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On the Phenomenon of Red Shifted Star Light

 

According to the Equivalence Principle, radiation emitted upward from the bottom of the celebrated box in deep, gravity-free space will be Doppler shifted toward the red when it is absorbed at the accelerating top of the box. Equivalently, radiation emitted from a point at rest and low in a gravitational field should have a longer wavelength when absorbed at a resting point higher up in the field a result shown experimentally to occur by Pound, Rebka et al. In this article it is demonstrated that the wavelength shift is a function of how far apart a massive emitter and a less massive receiver are. (Any Doppler shift that occurs when the emitter and absorber move toward or away from one another can only augment this shift.)

 

In order to demonstrate the assertion mathematically, let us begin by imagining that there are two resting bodies, one emitting radiation and the other absorbing it. Let the two bodies have gravitational masses m1 and m2. There is a point on the line between the two at which gravity is zero. If that zero point is r1 distant from m1 and r2 distant from m2, then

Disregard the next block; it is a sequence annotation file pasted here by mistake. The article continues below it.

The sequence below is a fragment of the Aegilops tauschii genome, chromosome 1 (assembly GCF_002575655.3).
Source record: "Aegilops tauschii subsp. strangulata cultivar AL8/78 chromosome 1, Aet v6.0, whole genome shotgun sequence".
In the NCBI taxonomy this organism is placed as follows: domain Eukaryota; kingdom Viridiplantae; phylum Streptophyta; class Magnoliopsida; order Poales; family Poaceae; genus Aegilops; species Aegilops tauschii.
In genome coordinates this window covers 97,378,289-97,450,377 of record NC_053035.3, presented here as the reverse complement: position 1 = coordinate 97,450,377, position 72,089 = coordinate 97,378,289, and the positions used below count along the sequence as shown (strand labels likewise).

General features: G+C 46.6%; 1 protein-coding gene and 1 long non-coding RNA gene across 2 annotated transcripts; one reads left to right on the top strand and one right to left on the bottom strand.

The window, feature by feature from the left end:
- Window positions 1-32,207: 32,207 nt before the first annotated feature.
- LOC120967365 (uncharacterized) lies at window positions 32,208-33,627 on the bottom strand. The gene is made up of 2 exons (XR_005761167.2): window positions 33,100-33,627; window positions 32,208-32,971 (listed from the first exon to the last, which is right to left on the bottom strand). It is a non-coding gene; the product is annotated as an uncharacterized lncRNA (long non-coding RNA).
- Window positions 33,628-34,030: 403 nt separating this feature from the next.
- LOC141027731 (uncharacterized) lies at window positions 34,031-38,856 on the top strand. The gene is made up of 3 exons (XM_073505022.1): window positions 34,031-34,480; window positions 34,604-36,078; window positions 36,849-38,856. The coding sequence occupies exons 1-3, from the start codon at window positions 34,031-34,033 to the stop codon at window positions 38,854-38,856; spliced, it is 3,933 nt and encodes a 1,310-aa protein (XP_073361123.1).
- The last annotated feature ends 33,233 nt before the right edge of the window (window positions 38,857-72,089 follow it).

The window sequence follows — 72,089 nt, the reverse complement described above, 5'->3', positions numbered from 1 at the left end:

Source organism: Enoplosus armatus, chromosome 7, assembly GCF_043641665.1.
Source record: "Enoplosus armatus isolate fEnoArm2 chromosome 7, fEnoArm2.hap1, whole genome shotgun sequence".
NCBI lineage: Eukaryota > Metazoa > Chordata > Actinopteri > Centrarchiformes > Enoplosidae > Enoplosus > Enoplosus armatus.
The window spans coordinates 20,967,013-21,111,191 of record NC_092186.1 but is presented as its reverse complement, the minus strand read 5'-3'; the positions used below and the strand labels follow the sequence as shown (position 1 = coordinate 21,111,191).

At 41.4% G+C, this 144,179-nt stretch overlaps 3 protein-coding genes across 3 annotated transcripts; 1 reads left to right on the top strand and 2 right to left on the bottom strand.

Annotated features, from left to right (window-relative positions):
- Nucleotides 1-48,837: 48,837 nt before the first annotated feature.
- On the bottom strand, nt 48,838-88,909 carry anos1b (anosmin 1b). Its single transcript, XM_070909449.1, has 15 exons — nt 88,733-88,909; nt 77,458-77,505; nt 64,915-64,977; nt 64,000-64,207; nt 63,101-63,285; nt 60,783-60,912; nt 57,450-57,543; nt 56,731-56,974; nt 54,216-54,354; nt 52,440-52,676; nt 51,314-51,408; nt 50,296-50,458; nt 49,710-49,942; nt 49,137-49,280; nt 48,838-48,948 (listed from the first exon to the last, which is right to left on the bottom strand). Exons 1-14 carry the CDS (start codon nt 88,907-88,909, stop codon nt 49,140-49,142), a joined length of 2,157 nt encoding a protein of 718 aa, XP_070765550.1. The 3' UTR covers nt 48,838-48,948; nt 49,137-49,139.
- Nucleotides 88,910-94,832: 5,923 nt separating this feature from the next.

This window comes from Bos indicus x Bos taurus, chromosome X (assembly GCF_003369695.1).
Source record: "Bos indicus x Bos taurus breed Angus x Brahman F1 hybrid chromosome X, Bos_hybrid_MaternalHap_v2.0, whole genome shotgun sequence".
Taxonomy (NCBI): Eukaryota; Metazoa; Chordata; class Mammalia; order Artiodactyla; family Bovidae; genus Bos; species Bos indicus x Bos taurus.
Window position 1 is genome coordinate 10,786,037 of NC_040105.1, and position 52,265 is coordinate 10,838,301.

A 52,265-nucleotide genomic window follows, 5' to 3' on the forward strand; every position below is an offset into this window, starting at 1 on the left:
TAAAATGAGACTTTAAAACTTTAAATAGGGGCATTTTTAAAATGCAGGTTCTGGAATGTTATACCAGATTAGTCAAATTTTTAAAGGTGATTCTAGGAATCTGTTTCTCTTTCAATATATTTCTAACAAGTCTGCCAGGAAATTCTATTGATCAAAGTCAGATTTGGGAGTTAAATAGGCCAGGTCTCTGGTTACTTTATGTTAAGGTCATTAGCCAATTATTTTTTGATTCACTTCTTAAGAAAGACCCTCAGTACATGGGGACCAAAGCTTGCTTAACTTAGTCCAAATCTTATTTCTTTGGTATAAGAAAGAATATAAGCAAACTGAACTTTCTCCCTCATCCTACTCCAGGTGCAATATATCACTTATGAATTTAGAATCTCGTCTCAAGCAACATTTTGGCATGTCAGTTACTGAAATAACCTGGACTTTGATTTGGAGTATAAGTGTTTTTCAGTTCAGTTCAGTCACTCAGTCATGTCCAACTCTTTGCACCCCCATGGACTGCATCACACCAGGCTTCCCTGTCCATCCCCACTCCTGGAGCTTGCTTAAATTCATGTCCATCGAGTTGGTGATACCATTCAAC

Gm1/r12 = Gm2/r22                  (1)

 

whence

 

r1 = (m1/m2)1/2r2.           (2)

 

If m1=m2 then r1=r2.

 

Let us say that the total distance between m1 and m2 is

 

L = r1+r2.                        (3)

 

Then

 

L = (m1/m2)1/2r2+r2.                           (4)

 

If m1=m2, then r1=r2=L/2. But If m1>>m2, then r1>>r2. This would typically be the case if m1 is a star and m2 is the Earth.

 

Now if m1 equaled m2 then the zero point would be midway between them. Light from m1 would be red shifted from m1 to the zero point, and blue shifted by the same amount from the zero point to m2. There would be no net red or blue shift. But if m1>>m2 then r1>>r2. There will be a net red shift in propagating from m1 to m2. And this net red shift will become greater as L is increased.  

 

It is noteworthy that the effect is reversible; radiation emitted from m2 would be blue shifted when absorbed by m1.

 

In view of the above, a rather solid case can be made that the red shift of starlight measured on Earth becomes more pronounced with increasing Earth-star distance, even when the star and Earth are at rest in the same frame. In particular, the red shift is not because the Universe is expanding (although the red shift could be augmented by expansion).